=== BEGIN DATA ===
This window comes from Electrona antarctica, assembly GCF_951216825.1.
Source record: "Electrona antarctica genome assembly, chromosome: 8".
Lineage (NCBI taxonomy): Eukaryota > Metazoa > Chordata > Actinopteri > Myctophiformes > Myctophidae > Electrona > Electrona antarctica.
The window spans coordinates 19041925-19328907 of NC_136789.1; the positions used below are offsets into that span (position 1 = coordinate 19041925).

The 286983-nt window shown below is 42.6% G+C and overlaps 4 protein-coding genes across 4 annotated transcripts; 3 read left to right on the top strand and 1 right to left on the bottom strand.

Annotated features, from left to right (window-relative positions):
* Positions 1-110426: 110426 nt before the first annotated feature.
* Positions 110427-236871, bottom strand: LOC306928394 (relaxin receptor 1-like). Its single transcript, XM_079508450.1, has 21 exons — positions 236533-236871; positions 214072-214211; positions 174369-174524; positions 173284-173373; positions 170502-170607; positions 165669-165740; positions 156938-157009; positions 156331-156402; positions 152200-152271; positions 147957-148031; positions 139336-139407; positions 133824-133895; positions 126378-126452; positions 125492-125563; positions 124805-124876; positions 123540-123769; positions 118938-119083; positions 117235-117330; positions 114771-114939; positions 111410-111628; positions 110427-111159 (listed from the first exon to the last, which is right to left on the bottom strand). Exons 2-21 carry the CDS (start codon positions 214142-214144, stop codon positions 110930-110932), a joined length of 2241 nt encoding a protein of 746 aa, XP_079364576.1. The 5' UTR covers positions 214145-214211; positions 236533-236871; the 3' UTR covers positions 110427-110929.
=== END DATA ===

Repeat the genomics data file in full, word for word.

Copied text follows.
This window comes from Electrona antarctica, assembly GCF_951216825.1.
Source record: "Electrona antarctica genome assembly, chromosome: 8".
Lineage (NCBI taxonomy): Eukaryota > Metazoa > Chordata > Actinopteri > Myctophiformes > Myctophidae > Electrona > Electrona antarctica.
The window spans coordinates 19041925-19328907 of NC_136789.1; the positions used below are offsets into that span (position 1 = coordinate 19041925).

The 286983-nt window shown below is 42.6% G+C and overlaps 4 protein-coding genes across 4 annotated transcripts; 3 read left to right on the top strand and 1 right to left on the bottom strand.

Annotated features, from left to right (window-relative positions):
* Positions 1-110426: 110426 nt before the first annotated feature.
* Positions 110427-236871, bottom strand: LOC306928394 (relaxin receptor 1-like). Its single transcript, XM_079508450.1, has 21 exons — positions 236533-236871; positions 214072-214211; positions 174369-174524; positions 173284-173373; positions 170502-170607; positions 165669-165740; positions 156938-157009; positions 156331-156402; positions 152200-152271; positions 147957-148031; positions 139336-139407; positions 133824-133895; positions 126378-126452; positions 125492-125563; positions 124805-124876; positions 123540-123769; positions 118938-119083; positions 117235-117330; positions 114771-114939; positions 111410-111628; positions 110427-111159 (listed from the first exon to the last, which is right to left on the bottom strand). Exons 2-21 carry the CDS (start codon positions 214142-214144, stop codon positions 110930-110932), a joined length of 2241 nt encoding a protein of 746 aa, XP_079364576.1. The 5' UTR covers positions 214145-214211; positions 236533-236871; the 3' UTR covers positions 110427-110929.